Toddlerwise gave a great concept I have remembered from pre-motherhood. It has to do with discipline and consistency now. It refers to a certain method of parenting that puts off the hard yards and discipline until the future and it’s called credit card parenting.
“You’ll still pay the price of training in the future, but with compound interest.”
Let that sink in. Whatever it is you are not doing now…. you’ll still have to do it later. It’ll just be harder. It will be more work, more hassle, and you’ll come up against a stronger will.
Here are some common areas we can put off training because it may feel like a hassle.
1) obeying “no.” Babies as young as 8 months can learn the meaning of no and obey it.
2) please and thank you. manners are a lot harder to learn when you’ve spent a few formative years sayin’ gimme. Teaching sign language is a good way to help your toddler express themselves, and please and thank you are simple signs. Also, signing will transition naturally into speech.
3) eating the food you eat. Some methods, such as baby led weaning, have the baby eating from your plate from 6 months. We didn’t do this and lived in puree heaven (or hell as the case may be) for a while but by around 13 months she was eating the dinners I cooked. After some time at allowing her to adapt to our food she got the hang of it. Having your toddlers eat what you eat is both easy and convenient. It’s a lot harder to get a 3 year old to like beef stroganoff than a 1 year old.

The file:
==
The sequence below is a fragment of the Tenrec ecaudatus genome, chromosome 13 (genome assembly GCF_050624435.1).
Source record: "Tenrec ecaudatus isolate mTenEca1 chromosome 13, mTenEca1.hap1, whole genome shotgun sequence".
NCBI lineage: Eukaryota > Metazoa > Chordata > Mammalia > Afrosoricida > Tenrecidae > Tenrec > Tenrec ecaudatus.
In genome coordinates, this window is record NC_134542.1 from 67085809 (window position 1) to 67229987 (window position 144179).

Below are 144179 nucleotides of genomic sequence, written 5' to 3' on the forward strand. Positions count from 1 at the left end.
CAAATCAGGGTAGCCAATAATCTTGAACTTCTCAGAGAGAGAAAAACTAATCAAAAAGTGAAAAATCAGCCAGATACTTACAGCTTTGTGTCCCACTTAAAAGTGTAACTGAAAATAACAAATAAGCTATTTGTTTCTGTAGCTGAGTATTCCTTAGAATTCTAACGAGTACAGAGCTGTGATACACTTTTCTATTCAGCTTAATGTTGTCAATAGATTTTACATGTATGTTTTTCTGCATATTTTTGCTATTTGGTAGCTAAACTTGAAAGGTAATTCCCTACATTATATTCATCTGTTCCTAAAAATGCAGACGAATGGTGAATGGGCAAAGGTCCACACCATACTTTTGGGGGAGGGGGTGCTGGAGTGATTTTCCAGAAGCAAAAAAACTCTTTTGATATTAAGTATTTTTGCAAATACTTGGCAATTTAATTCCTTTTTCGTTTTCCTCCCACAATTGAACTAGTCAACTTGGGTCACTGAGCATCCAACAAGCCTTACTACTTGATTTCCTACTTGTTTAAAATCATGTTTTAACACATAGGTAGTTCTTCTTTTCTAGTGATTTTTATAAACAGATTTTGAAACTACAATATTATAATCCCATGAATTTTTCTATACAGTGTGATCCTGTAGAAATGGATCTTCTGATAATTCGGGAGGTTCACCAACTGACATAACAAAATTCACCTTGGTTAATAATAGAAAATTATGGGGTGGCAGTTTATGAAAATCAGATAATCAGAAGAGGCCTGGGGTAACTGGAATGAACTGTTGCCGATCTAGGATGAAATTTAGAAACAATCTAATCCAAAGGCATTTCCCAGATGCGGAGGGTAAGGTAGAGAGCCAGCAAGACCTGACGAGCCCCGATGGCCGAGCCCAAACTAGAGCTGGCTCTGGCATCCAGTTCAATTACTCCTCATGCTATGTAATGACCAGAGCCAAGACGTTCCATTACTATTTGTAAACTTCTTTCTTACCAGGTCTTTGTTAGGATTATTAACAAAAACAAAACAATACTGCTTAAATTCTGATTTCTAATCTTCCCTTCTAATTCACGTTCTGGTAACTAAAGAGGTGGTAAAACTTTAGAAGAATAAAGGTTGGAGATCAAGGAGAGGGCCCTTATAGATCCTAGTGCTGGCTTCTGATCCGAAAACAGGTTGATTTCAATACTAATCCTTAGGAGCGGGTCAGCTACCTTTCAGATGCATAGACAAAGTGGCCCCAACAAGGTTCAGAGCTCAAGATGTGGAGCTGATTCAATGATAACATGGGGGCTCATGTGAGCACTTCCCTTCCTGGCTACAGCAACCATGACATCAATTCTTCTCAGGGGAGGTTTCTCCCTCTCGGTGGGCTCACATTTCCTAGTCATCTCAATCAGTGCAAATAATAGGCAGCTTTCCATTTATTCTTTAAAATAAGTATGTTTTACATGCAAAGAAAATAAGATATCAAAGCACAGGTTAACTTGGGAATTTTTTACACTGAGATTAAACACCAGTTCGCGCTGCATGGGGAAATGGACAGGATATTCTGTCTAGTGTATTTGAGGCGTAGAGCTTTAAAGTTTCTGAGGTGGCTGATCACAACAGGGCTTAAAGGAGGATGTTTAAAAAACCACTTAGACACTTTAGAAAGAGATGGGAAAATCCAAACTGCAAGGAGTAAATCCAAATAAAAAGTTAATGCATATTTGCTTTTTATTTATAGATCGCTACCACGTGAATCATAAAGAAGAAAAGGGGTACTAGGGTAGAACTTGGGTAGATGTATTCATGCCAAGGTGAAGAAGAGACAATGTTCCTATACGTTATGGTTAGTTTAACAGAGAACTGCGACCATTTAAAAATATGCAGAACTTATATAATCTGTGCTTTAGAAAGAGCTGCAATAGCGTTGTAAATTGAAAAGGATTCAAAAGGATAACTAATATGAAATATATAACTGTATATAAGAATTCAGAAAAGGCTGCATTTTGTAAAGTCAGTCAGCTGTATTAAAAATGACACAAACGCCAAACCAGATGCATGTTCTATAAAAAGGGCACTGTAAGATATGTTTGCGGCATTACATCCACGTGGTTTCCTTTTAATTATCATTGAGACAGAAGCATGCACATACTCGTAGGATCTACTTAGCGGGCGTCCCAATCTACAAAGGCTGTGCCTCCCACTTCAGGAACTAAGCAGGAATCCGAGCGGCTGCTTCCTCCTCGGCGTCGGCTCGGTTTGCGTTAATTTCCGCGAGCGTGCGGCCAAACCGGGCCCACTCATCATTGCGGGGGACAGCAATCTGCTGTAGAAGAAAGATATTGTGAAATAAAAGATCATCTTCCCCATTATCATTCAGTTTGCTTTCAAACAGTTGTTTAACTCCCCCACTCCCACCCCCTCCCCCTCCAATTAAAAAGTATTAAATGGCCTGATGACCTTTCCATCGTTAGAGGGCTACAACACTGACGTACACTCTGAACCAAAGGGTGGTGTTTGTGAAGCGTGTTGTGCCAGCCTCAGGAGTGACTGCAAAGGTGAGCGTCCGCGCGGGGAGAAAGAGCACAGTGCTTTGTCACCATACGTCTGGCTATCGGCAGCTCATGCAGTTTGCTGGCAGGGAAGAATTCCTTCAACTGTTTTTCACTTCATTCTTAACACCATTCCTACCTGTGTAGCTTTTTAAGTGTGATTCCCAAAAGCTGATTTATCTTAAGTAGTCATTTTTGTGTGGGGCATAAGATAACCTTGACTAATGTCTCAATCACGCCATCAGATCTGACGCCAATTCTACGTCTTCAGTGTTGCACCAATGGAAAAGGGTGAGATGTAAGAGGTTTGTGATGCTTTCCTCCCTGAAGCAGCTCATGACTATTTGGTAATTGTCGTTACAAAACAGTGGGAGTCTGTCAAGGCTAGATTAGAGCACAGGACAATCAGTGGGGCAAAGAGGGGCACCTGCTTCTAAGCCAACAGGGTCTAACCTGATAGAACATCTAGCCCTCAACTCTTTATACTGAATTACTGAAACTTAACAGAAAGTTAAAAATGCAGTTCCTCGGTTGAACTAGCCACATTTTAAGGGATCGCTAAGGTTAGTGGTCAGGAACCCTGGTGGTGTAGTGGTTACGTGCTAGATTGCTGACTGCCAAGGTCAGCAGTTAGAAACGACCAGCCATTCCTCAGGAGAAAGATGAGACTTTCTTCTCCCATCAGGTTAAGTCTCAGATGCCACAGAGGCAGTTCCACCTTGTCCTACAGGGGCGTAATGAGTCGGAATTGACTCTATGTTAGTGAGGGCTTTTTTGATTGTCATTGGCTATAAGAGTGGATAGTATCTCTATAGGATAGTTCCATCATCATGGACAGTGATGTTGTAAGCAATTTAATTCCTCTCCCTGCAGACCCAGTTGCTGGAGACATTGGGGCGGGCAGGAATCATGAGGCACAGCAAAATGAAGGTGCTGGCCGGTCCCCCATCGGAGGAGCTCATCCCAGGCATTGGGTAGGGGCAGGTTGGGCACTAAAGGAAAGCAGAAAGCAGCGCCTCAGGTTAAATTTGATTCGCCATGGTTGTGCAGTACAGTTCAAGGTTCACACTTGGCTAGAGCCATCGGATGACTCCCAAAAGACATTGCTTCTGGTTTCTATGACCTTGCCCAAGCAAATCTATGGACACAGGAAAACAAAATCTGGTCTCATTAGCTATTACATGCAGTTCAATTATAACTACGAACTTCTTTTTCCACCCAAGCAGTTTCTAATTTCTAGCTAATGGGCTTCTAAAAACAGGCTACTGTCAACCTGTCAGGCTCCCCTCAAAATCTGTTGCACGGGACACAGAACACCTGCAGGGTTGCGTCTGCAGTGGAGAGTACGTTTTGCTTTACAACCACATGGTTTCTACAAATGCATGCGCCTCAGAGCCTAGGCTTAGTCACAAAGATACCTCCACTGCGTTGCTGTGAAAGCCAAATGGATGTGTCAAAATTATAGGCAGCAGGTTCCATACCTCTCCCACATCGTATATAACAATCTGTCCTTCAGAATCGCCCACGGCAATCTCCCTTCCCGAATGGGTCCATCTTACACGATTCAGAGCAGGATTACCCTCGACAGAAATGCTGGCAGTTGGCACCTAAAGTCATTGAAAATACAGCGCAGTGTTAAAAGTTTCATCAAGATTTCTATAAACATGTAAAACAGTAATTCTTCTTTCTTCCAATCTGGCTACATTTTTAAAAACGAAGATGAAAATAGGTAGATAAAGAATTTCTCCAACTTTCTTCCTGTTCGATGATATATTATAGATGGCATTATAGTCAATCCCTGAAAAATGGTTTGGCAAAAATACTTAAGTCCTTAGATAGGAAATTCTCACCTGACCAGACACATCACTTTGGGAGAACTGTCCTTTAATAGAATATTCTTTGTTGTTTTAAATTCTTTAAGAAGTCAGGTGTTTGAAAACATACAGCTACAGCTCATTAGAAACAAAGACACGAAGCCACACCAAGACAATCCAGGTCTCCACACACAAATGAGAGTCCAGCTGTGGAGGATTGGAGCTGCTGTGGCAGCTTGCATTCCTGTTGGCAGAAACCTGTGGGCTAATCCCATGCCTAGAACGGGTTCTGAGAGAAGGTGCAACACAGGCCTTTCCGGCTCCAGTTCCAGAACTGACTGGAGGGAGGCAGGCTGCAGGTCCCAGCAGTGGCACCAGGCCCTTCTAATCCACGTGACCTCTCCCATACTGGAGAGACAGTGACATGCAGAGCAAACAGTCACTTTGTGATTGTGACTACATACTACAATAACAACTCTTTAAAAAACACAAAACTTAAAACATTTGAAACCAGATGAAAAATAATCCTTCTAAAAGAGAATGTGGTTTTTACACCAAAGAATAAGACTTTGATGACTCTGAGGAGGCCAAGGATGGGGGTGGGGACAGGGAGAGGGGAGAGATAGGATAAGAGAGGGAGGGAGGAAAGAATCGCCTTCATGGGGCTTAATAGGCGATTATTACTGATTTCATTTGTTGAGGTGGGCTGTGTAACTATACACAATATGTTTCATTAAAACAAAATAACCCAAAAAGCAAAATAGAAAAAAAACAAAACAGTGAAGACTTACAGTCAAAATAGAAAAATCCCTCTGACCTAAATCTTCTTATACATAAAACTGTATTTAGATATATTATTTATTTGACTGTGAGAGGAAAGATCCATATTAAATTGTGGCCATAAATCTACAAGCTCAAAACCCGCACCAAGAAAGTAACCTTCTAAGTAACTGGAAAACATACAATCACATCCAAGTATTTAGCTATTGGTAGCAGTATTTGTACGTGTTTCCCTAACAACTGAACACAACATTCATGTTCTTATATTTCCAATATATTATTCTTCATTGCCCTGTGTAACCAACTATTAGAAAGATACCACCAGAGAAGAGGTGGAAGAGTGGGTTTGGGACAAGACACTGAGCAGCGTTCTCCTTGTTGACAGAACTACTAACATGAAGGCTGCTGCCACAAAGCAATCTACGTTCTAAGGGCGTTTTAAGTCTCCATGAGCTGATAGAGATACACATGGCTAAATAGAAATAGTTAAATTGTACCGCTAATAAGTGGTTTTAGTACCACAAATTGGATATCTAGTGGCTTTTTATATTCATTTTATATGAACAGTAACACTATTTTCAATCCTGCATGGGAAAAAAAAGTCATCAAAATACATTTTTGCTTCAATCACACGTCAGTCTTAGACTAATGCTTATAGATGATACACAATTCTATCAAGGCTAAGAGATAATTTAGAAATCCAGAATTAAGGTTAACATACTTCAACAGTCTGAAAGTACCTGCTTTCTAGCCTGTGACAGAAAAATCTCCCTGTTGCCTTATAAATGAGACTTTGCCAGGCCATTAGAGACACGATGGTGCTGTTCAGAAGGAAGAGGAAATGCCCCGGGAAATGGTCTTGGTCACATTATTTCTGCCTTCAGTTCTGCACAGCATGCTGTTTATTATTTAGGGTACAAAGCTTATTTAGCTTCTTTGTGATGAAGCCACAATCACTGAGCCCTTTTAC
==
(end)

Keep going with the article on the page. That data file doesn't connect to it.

4) independent playtime. From a young age if you teach your children to play with their toys alone for an appropriate and (secretly) supervised amount of time, by the time they are about 18 months, they’ll be able to play quietly in their room for about an hour and give you some space. I don’t mean they wander to their room when they feel like it. I mean you put them in their room at a designated time of the day for a specified period (set a timer if you want) and they happily play. If you do independent playtime in the morning you can make the bed, put up last night’s dishes, give the house a good straighten, get dressed, or read some emails. Afterwards, you’ll be refreshed and they’ll be ready for some interaction. Training to entertain themselves prevents the “I’m bored” phrase.
5) sleep training. Rocking the baby to sleep, inserting the pacifier every twenty five seconds, and giving all other manner of sleep props just puts off the inevitable. The inevitable being the battle between them and you to go to sleep at a time of your choosing. If you start sleep training by Day 1 you’ll have a child sleeping 12 hours a night without feeding by at least 4 months (some friends have had it earlier) taking two to three 2 hours naps a day. Sound like a fairy tale? Read Babywise. It works.
Put in the hard yards early and reap the benefits early. You can train your children much younger than you think. Get a strategy and stick to it. Then you’ll live off the rewards program and stop paying interest!
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